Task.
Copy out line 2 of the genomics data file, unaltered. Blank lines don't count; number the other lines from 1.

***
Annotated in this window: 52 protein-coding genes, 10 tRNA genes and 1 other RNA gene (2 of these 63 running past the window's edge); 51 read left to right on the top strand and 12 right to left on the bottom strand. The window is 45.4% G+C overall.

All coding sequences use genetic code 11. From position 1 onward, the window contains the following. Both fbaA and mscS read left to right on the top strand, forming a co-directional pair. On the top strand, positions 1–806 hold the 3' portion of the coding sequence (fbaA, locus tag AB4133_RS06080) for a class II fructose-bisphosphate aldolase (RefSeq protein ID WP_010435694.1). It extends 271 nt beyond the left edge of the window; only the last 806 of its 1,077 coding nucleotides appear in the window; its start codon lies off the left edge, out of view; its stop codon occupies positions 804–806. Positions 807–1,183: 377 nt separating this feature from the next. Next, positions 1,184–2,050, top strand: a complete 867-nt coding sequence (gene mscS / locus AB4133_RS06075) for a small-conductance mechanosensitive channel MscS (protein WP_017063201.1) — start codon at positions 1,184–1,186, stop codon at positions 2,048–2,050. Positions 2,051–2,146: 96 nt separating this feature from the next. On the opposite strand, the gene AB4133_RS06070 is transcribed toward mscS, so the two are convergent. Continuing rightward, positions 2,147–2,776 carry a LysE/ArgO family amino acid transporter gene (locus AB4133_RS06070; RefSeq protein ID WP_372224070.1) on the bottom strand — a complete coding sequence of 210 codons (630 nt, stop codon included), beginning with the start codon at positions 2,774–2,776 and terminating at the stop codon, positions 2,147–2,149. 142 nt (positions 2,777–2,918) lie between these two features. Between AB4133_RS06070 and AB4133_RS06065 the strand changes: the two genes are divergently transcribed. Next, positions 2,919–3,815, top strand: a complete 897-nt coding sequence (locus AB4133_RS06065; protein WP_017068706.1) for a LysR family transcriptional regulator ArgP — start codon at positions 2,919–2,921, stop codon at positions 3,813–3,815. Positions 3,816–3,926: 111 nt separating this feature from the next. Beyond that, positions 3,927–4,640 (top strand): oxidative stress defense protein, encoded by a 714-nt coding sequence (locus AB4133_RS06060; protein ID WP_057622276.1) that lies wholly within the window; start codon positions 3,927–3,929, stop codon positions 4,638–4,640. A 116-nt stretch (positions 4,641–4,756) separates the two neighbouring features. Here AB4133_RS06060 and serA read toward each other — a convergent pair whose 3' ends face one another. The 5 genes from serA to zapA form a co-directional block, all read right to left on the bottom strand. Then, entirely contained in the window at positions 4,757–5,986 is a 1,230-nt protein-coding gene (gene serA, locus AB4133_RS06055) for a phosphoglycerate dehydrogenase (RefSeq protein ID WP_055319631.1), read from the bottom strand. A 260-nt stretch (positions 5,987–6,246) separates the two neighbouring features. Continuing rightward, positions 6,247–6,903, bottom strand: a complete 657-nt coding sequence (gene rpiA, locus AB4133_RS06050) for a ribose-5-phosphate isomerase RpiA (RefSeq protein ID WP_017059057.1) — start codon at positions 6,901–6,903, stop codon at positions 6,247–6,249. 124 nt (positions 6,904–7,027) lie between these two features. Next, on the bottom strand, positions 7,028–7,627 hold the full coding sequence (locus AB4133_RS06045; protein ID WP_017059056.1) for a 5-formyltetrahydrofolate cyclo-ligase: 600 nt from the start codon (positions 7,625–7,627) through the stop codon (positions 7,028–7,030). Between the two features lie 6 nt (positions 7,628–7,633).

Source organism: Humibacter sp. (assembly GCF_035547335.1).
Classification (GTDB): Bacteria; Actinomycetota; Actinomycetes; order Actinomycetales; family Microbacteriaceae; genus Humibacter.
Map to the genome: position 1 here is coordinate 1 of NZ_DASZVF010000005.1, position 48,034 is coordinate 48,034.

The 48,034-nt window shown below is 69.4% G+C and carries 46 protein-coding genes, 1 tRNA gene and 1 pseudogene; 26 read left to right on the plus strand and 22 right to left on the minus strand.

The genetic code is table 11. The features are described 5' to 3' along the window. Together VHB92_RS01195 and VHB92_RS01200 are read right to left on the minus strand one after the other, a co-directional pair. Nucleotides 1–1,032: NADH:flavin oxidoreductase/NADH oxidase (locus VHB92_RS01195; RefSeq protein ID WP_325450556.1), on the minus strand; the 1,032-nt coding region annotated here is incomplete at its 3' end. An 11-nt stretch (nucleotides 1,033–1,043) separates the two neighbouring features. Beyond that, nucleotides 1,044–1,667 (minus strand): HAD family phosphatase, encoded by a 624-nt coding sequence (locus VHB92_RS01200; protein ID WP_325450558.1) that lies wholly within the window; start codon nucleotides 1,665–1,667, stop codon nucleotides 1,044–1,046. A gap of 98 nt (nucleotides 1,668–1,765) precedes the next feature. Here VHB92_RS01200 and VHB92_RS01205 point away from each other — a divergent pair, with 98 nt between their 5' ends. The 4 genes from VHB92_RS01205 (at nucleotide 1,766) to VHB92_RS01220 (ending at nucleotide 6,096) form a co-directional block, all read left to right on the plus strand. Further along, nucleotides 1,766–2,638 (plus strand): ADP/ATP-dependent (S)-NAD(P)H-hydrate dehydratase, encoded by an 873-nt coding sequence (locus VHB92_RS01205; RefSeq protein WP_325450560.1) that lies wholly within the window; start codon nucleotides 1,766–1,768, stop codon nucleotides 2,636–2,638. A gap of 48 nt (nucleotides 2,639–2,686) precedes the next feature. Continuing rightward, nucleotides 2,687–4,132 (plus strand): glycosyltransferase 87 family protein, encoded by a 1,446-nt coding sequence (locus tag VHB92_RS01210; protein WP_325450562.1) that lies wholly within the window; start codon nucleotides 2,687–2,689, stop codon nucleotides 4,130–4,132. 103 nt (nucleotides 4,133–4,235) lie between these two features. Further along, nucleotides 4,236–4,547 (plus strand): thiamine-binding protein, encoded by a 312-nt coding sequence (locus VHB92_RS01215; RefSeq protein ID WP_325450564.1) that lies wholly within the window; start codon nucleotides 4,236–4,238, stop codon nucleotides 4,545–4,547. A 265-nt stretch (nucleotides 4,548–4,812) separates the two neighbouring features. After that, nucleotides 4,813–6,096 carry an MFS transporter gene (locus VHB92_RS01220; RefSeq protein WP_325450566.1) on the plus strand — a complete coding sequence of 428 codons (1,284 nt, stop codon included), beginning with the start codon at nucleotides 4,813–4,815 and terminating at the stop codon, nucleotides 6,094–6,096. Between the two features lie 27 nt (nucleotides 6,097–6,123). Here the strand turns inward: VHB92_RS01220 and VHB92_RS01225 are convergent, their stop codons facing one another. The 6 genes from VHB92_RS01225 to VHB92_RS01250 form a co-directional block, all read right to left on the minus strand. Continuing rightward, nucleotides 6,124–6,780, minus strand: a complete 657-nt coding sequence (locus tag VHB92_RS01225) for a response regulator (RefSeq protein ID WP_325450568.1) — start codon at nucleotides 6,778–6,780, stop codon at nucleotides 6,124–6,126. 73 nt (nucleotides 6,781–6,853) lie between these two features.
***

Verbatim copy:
All coding sequences use genetic code 11. From position 1 onward, the window contains the following. Both fbaA and mscS read left to right on the top strand, forming a co-directional pair. On the top strand, positions 1–806 hold the 3' portion of the coding sequence (fbaA, locus tag AB4133_RS06080) for a class II fructose-bisphosphate aldolase (RefSeq protein ID WP_010435694.1). It extends 271 nt beyond the left edge of the window; only the last 806 of its 1,077 coding nucleotides appear in the window; its start codon lies off the left edge, out of view; its stop codon occupies positions 804–806. Positions 807–1,183: 377 nt separating this feature from the next. Next, positions 1,184–2,050, top strand: a complete 867-nt coding sequence (gene mscS / locus AB4133_RS06075) for a small-conductance mechanosensitive channel MscS (protein WP_017063201.1) — start codon at positions 1,184–1,186, stop codon at positions 2,048–2,050. Positions 2,051–2,146: 96 nt separating this feature from the next. On the opposite strand, the gene AB4133_RS06070 is transcribed toward mscS, so the two are convergent. Continuing rightward, positions 2,147–2,776 carry a LysE/ArgO family amino acid transporter gene (locus AB4133_RS06070; RefSeq protein ID WP_372224070.1) on the bottom strand — a complete coding sequence of 210 codons (630 nt, stop codon included), beginning with the start codon at positions 2,774–2,776 and terminating at the stop codon, positions 2,147–2,149. 142 nt (positions 2,777–2,918) lie between these two features. Between AB4133_RS06070 and AB4133_RS06065 the strand changes: the two genes are divergently transcribed. Next, positions 2,919–3,815, top strand: a complete 897-nt coding sequence (locus AB4133_RS06065; protein WP_017068706.1) for a LysR family transcriptional regulator ArgP — start codon at positions 2,919–2,921, stop codon at positions 3,813–3,815. Positions 3,816–3,926: 111 nt separating this feature from the next. Beyond that, positions 3,927–4,640 (top strand): oxidative stress defense protein, encoded by a 714-nt coding sequence (locus AB4133_RS06060; protein ID WP_057622276.1) that lies wholly within the window; start codon positions 3,927–3,929, stop codon positions 4,638–4,640. A 116-nt stretch (positions 4,641–4,756) separates the two neighbouring features. Here AB4133_RS06060 and serA read toward each other — a convergent pair whose 3' ends face one another. The 5 genes from serA to zapA form a co-directional block, all read right to left on the bottom strand. Then, entirely contained in the window at positions 4,757–5,986 is a 1,230-nt protein-coding gene (gene serA, locus AB4133_RS06055) for a phosphoglycerate dehydrogenase (RefSeq protein ID WP_055319631.1), read from the bottom strand. A 260-nt stretch (positions 5,987–6,246) separates the two neighbouring features. Continuing rightward, positions 6,247–6,903, bottom strand: a complete 657-nt coding sequence (gene rpiA, locus AB4133_RS06050) for a ribose-5-phosphate isomerase RpiA (RefSeq protein ID WP_017059057.1) — start codon at positions 6,901–6,903, stop codon at positions 6,247–6,249. 124 nt (positions 6,904–7,027) lie between these two features. Next, on the bottom strand, positions 7,028–7,627 hold the full coding sequence (locus AB4133_RS06045; protein ID WP_017059056.1) for a 5-formyltetrahydrofolate cyclo-ligase: 600 nt from the start codon (positions 7,625–7,627) through the stop codon (positions 7,028–7,030). Between the two features lie 6 nt (positions 7,628–7,633).